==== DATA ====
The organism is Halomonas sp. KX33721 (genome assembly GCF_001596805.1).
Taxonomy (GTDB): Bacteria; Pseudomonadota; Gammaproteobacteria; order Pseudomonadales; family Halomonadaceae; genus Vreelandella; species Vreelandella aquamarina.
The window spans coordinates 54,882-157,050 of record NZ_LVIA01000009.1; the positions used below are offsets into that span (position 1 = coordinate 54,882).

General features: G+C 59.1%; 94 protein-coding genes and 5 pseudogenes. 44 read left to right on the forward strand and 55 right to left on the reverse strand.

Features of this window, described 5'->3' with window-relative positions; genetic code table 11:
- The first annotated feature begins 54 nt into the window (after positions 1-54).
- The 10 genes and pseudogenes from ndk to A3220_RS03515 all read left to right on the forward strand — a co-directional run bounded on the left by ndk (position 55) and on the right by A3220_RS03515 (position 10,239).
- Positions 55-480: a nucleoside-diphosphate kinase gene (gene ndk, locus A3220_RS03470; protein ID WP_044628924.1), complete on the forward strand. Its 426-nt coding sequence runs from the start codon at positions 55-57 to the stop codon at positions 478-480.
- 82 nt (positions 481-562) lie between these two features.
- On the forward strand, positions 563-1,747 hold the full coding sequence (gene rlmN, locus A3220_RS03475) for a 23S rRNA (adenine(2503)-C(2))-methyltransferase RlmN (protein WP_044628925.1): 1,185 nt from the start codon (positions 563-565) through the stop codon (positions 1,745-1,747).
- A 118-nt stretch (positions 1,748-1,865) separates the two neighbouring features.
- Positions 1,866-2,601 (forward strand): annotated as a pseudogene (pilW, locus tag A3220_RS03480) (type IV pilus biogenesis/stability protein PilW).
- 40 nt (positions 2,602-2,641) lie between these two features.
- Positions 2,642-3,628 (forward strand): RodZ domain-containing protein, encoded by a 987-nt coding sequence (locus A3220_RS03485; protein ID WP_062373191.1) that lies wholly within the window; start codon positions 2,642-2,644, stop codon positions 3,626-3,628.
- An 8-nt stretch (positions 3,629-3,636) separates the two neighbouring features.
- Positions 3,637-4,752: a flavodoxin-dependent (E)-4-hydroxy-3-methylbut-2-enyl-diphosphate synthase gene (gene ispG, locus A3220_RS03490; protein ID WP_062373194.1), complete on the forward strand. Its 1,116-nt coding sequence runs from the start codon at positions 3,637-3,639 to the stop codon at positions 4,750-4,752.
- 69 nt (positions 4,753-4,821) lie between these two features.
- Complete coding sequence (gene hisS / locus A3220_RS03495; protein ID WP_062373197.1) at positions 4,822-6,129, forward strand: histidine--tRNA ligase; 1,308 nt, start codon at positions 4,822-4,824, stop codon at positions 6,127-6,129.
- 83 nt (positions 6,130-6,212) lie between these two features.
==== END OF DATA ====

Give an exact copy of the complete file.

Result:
The organism is Halomonas sp. KX33721 (genome assembly GCF_001596805.1).
Taxonomy (GTDB): Bacteria; Pseudomonadota; Gammaproteobacteria; order Pseudomonadales; family Halomonadaceae; genus Vreelandella; species Vreelandella aquamarina.
The window spans coordinates 54,882-157,050 of record NZ_LVIA01000009.1; the positions used below are offsets into that span (position 1 = coordinate 54,882).

General features: G+C 59.1%; 94 protein-coding genes and 5 pseudogenes. 44 read left to right on the forward strand and 55 right to left on the reverse strand.

Features of this window, described 5'->3' with window-relative positions; genetic code table 11:
- The first annotated feature begins 54 nt into the window (after positions 1-54).
- The 10 genes and pseudogenes from ndk to A3220_RS03515 all read left to right on the forward strand — a co-directional run bounded on the left by ndk (position 55) and on the right by A3220_RS03515 (position 10,239).
- Positions 55-480: a nucleoside-diphosphate kinase gene (gene ndk, locus A3220_RS03470; protein ID WP_044628924.1), complete on the forward strand. Its 426-nt coding sequence runs from the start codon at positions 55-57 to the stop codon at positions 478-480.
- 82 nt (positions 481-562) lie between these two features.
- On the forward strand, positions 563-1,747 hold the full coding sequence (gene rlmN, locus A3220_RS03475) for a 23S rRNA (adenine(2503)-C(2))-methyltransferase RlmN (protein WP_044628925.1): 1,185 nt from the start codon (positions 563-565) through the stop codon (positions 1,745-1,747).
- A 118-nt stretch (positions 1,748-1,865) separates the two neighbouring features.
- Positions 1,866-2,601 (forward strand): annotated as a pseudogene (pilW, locus tag A3220_RS03480) (type IV pilus biogenesis/stability protein PilW).
- 40 nt (positions 2,602-2,641) lie between these two features.
- Positions 2,642-3,628 (forward strand): RodZ domain-containing protein, encoded by a 987-nt coding sequence (locus A3220_RS03485; protein ID WP_062373191.1) that lies wholly within the window; start codon positions 2,642-2,644, stop codon positions 3,626-3,628.
- An 8-nt stretch (positions 3,629-3,636) separates the two neighbouring features.
- Positions 3,637-4,752: a flavodoxin-dependent (E)-4-hydroxy-3-methylbut-2-enyl-diphosphate synthase gene (gene ispG, locus A3220_RS03490; protein ID WP_062373194.1), complete on the forward strand. Its 1,116-nt coding sequence runs from the start codon at positions 3,637-3,639 to the stop codon at positions 4,750-4,752.
- 69 nt (positions 4,753-4,821) lie between these two features.
- Complete coding sequence (gene hisS / locus A3220_RS03495; protein ID WP_062373197.1) at positions 4,822-6,129, forward strand: histidine--tRNA ligase; 1,308 nt, start codon at positions 4,822-4,824, stop codon at positions 6,127-6,129.
- 83 nt (positions 6,130-6,212) lie between these two features.